Sex sells. It’s funny, awkward, lovely, and The Nameless Playwrights Group is here to reassure you that, contrary to pop culture, it still happens when you’re past your 40s, even without plastic surgery. Nearly all of More Foreplay at the Someday’s playwrights are over 60, and in these 10-minute sex-themed playlets, they’re writing characters they know. So instead of fussing about acne, the characters are worrying about how to explain their dialysis equipment to a potential lover. Talk about heightened stakes.
Ellen Chamberlin (nom de plume “West”), the show’s producer and author of the short piece Hal, is herself in her late 70s and has been writing and producing for most of her life. Based upon the success of last year’s Foreplay at the Someday, she began putting together this kinda-sorta sequel over six months ago, booking the Someday Lounge, securing stage manager Bonnie Toon Sweeney and director Jane Fellows, who has a background in play development, and pushing her writing group to create plays.
Ellen Chamberlin – Jane is treating this– ‘cause they’re all new scripts – as development. In December she had a long three-hour rehearsal for each play – and they’re only ten minutes. She blocked it and said to the actors, “You gotta come back with it memorized.” And, for the most part, so far, everybody has been pretty much off book, [which means that] Jane really able to get to some of the nitty gritty.
theresa – Have the playwrights done rewrites?
EC – If necessary. One of the actors suggested some little things, and most of [the playwrights] have had some production experience. Usually, if [the production’s] not local, you don’t get to work with all the rehearsals, and I think it’s so important.
th – Getting the opportunity to work with script?
EC – Yeah, when you actually hear actors. For me it happens when they’re off book and I can hear when it doesn’t work. Or, you can see the actors groping for what the play means. One of the plays rehearsed yesterday has a moment, and none of us knew what it was about except the actor, she had really really thought about it. So she had decided and it really just made the play come alive. It’s in line with what Jane said, “Yeah, sure try it.” It seemed like a little thing but it wasn’t. It really just made the whole end of it work.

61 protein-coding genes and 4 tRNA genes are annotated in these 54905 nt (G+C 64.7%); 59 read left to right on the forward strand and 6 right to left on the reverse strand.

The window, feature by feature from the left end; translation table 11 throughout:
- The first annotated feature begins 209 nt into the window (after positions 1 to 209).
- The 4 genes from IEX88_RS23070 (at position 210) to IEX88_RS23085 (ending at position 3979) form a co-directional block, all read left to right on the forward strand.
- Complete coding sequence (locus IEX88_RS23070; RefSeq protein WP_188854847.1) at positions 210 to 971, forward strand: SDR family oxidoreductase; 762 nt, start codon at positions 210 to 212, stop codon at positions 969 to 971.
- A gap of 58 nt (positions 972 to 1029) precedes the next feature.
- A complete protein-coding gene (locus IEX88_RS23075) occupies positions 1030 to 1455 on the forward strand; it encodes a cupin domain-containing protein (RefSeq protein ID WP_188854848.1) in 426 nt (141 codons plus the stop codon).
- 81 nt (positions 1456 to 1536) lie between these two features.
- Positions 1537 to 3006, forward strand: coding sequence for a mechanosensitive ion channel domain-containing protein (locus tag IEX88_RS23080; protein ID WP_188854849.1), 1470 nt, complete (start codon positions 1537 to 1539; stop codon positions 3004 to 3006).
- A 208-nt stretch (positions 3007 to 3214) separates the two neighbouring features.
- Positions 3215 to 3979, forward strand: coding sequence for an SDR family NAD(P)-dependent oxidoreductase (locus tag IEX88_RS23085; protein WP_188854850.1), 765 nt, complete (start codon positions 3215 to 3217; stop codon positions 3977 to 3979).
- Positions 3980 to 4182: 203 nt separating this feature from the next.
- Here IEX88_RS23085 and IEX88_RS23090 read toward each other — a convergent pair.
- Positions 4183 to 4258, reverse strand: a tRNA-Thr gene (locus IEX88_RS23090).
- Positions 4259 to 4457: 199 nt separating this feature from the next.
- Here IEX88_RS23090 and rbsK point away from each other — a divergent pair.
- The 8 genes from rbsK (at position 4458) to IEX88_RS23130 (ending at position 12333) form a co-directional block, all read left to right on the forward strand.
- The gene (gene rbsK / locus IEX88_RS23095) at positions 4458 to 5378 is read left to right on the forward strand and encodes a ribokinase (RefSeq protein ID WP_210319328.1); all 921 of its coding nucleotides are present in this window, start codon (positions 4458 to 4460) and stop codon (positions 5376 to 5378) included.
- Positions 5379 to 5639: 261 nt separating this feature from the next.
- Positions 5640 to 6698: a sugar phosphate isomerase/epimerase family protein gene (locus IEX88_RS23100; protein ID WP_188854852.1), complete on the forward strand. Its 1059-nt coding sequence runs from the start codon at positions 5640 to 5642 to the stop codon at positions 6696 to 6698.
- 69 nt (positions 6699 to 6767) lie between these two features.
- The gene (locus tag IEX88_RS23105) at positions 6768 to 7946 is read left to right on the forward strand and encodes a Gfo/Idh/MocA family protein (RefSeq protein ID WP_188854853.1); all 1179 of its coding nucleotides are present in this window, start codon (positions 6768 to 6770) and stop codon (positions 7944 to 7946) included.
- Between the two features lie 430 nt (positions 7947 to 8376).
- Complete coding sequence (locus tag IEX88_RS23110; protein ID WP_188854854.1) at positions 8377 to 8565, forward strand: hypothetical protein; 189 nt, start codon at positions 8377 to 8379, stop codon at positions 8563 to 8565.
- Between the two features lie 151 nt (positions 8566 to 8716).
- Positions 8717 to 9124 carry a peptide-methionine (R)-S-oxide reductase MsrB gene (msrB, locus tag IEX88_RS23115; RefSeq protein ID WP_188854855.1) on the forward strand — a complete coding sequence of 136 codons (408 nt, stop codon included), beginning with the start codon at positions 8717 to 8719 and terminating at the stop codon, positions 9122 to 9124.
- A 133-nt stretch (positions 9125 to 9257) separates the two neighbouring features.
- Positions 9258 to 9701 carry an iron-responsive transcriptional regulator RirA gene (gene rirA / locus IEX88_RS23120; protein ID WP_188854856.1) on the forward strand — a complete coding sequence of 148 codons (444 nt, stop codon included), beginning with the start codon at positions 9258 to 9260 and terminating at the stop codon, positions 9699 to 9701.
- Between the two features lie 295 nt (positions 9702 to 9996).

As a writer, I don’t necessarily know what actors need. From my experience with Bump in the Road – I wrote stuff for them – I learned that you can trust actors, because most [playwrights], I think, in the beginning overwrite and give too many words – for us it’s about the words. But someone once told me a long time ago it’s not about the words; it’s about the sequence of actions. I heard Jane yesterday – she said to the actors, “Think of the verb.” “What’s your intention here?” And if it isn’t in the script, then they have to make it up.
th – Can you tell me a little bit about each of the plays?
EC – [The evening opens with] the dirtiest poem I’ve ever heard. Sharon Wood Wortman wrote Engineered for her husband and the first time I heard it he was standing here trying to pretend he didn’t exist, like, ‘I’m not here, I don’t know this woman.’ She used all engineering terms, but it sounds really filthy.
Hot Dish, by John Donnelly’s got Milo King and Bonnie Ross. They’re a trailer park couple, mis-matched. Then How Nice of You to Ask, which is by Rich Rubin, and it’s about a young man interviewing like a Kinsey Report of this old woman. It’s hilarious. He’s New York funny.
Then the second act opens with Snafu, by Gretchen O’Halloran and we’ve got Corey Brunish and Kim Bogus, who actually are a couple, but in the play they’re an adulterous couple getting ready to tell their spouses that they’re going to leave them and run off together. And [Corey’s] this total commando Army person.
The Lust Factor is by Molly Best Tinsley. It’s a little complicated for a ten minute play but it’s about a young couple and he does not want to be hooked up to the electrodes and have sex with his wife in this laboratory situation.
th – I don’t blame him.
EC – That would be a little daunting. And mine is Hal; and for a year I’ve been on dialysis and – this is a pure fantasy – I started thinking, how would I, if I had a boyfriend, manage? I have a catheter hanging out of me and a machine I hook up to every night. And that turned out to be really funny. Well, the actuality isn’t funny. I just thought I would have a really difficult time talking about it with somebody. And I’m using [the actress] Dalene Young… and she really gets it, about being older and vulnerable, when you still have all your juices, which I do.
And then it ends with Derya Ruggles’ piece, Goddess. It’s definitely a fast piece. It’s a woman, dreaming of her dream man and then her grandmother appears and there’s a sort of reality check.
th – What excites you about the project and/or Fertile Ground?
EC – I love the idea of giving the opportunity [for production] to people who don’t normally have opportunities and supporting them. The more the merrier. I think it’s good for audiences, too. I think Portlanders like fairs, you know.
The success of last year’s two performance run pushed Ellen to take a risk and book More Foreplay for four nights. It runs January 24 @ 5pm, January 25 – 27 @ 7pm. The Someday Lounge, 125 NW 5th, an awesome bar with vegan food. Buy tickets here.